Although the hotel caters to guests from Thailand, only one employee is fluent in Thai. Most employees communicate with guests in English, with gestures and by using the few Thai words they’ve picked up during their four years’ experience. “Even so, we’re sometimes told ‘your service was as good as that of a three-star hotel,’” says Shoji, who’s encouraged by this response. He’s also thinking of offering tour packages to tourists from other countries.
The Tour Club, a Kyoto guest house that opened in 2000, has been a pioneer in the field of accommodation aimed at foreigners. While a student, the owner SHIMIZU Keiji traveled around the world staying at guesthouses. This experience gave him the idea of running guesthouses aimed at non-Japanese – there were virtually none in Japan in those days – thus transforming Japan into a country in which backpackers from all over the world could visit.
His business proved successful and more and more guesthouses opened in Japan. Shimizu himself opened another guesthouse and a furnished hotel for foreigners staying for longer periods. During this time, he began hearing comments from guests like: “I’d like to stay at a capsule hotel” and “Instead of a private room at a youth hostel, I’d like to stay at a low-cost ryokan that has a shower and toilet.”
“Capsule hotels and ryokan are a kind of accommodation that is unique to Japan. I thought of creating accommodation aimed at foreigners that would combine the two and be available at a low cost,” says Shimizu, explaining how he hit upon the unprecedented idea of the “Capsule Ryokan.”
Regular capsule hotels are tightly packed with mass-produced capsules. However, bearing in mind the proportions of tatami mats, it was difficult to use such capsules. He also was determined to create a comfortable space. “With a measuring tape in hand I went around checking the toilets of bullet trains and camper vans; places in which a small space was used efficiently,” he says, recalling the days when the original concept of Capsule Ryokan was taking shape.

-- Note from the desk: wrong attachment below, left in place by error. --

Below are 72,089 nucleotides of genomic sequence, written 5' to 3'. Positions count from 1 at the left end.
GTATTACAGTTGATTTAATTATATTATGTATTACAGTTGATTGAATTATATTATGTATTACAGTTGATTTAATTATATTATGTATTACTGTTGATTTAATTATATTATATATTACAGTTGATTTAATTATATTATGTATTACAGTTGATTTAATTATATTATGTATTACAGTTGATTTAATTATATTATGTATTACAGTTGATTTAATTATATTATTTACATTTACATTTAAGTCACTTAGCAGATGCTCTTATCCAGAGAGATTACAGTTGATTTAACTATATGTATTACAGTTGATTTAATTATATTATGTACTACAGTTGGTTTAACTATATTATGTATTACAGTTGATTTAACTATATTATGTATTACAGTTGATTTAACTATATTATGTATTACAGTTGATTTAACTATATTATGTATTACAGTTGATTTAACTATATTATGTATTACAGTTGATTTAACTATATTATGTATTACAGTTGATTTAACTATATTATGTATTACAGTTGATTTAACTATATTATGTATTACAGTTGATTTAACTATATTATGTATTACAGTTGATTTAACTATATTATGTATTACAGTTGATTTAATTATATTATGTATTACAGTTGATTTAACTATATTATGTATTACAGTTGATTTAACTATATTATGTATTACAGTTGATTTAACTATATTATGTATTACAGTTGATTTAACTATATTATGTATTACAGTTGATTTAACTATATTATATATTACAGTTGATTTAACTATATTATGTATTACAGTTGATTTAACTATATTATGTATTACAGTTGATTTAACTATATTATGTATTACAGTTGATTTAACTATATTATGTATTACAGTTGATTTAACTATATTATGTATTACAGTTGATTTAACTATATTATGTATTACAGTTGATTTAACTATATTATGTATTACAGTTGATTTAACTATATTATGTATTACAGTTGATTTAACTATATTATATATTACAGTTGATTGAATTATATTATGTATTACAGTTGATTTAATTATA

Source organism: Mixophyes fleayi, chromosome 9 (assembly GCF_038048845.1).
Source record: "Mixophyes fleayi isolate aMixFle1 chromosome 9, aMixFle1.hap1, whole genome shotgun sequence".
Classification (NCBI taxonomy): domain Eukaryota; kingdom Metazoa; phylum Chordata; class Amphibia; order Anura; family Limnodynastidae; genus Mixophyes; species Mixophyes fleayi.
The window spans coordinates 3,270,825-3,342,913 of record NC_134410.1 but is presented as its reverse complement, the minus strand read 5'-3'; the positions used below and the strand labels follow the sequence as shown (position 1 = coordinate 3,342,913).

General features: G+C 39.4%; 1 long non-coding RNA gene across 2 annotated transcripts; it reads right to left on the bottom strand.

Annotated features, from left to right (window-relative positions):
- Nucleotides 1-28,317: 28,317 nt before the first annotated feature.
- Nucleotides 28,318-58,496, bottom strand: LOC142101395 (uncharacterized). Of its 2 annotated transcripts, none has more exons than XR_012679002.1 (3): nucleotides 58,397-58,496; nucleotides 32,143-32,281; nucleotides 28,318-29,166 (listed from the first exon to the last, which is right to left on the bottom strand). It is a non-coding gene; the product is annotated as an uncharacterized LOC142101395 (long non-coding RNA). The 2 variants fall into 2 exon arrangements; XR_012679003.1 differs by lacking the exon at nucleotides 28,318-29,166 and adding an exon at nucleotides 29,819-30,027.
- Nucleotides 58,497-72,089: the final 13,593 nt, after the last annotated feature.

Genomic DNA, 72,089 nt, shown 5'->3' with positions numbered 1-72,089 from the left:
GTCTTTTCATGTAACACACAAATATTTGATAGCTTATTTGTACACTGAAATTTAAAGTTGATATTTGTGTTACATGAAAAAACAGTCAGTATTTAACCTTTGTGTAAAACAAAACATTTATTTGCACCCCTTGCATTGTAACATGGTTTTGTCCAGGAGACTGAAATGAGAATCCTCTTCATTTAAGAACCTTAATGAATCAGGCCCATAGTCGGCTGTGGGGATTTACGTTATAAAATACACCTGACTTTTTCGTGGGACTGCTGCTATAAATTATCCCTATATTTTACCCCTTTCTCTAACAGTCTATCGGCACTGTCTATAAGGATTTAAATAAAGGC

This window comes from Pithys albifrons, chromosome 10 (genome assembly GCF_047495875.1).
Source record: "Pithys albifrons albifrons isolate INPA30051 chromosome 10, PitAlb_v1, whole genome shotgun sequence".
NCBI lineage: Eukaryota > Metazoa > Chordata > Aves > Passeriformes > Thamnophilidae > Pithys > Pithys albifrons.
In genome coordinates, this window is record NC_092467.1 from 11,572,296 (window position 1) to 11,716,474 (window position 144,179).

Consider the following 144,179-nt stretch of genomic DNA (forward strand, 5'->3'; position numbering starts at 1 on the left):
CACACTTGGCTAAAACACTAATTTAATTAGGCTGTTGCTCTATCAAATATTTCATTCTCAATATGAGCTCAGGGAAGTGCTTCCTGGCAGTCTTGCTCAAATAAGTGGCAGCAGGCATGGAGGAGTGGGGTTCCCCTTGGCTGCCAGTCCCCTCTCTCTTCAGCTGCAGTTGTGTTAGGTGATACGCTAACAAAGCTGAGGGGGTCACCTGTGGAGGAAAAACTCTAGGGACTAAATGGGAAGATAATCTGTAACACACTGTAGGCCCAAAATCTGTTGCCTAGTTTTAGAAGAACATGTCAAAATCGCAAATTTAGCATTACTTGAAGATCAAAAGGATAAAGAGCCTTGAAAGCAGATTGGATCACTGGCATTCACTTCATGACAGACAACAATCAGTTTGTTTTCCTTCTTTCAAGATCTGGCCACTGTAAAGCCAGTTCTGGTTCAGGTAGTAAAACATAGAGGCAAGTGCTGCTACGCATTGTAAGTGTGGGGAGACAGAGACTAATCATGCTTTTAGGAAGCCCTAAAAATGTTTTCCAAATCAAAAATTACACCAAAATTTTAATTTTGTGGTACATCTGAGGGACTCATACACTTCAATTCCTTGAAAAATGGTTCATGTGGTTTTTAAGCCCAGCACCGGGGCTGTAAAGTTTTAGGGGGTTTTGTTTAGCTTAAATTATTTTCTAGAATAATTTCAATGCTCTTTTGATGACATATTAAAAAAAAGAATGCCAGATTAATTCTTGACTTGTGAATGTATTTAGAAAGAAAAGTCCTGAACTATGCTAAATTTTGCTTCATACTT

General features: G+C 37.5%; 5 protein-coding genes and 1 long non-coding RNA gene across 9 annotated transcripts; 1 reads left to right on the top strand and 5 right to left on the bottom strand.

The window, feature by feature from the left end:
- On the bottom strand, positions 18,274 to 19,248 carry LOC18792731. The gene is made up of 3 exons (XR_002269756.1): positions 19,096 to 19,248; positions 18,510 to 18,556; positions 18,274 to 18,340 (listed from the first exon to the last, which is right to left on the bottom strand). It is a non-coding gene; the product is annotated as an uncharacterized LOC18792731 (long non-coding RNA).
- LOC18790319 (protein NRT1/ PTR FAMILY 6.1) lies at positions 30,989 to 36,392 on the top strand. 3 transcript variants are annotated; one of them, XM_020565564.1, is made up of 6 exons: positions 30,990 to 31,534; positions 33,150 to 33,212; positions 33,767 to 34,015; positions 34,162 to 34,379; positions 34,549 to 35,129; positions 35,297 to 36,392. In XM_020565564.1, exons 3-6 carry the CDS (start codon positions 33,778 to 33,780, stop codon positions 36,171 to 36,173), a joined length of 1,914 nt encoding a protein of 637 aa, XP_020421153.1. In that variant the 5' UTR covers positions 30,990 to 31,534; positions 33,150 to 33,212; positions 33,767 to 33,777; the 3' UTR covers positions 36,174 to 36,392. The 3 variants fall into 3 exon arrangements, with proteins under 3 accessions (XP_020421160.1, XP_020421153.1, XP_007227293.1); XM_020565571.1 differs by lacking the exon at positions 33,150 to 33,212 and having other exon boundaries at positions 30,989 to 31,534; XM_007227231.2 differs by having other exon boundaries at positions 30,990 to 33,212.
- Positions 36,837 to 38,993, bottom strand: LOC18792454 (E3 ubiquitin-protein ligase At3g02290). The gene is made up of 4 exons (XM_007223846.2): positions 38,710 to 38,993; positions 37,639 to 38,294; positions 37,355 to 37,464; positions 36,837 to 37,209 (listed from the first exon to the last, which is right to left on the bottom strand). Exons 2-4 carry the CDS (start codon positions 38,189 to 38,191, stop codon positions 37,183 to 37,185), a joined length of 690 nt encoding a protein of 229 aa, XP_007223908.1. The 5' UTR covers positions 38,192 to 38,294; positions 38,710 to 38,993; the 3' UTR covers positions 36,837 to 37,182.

His Capsule Ryokan opened in 2010. One room is for capsules only, but is only fitted out with eight capsules – less than in a regular capsule hotel. Each capsule is furnished with a tatami (straw mat) floor and comfortable futon. The latest check-in is 10:00 pm. Since no one comes in or goes out at night, it’s not as noisy as regular capsule hotels. Lockers large enough for backpacks and suitcases are available. There are also small rooms that sleep two furnished with tatami and equipped with a high-tech shower and toilet.
“Guesthouses can be found all over the world and I’ve been striving to popularize them in Japan. I think that my next step will be to popularize this new business model all over the world.” Just as expected, this globally unique style of accommodation became hugely popular with foreign guests soon after opening. As videos were taken of the interior of the building and uploaded to video sharing sites, its reputation continued to grow. And so, in 2011, it was chosen by foreigners as the No. 1 hotel in Japan on the word-of-mouth travel site Trip Advisor, beating luxury hotels.
Shimizu’s dream of transforming Japan into a country that is accessible to backpackers is coming true. “However, although Japan’s sightseeing spots have plenty of charming attractions, there aren’t enough signs or displays in English; this makes it hard for foreigners to discover the good points,” he says. There’s room for improvement in services that allow foreigners to fully experience the best of Japan.
Text: ICHIMURA Masayo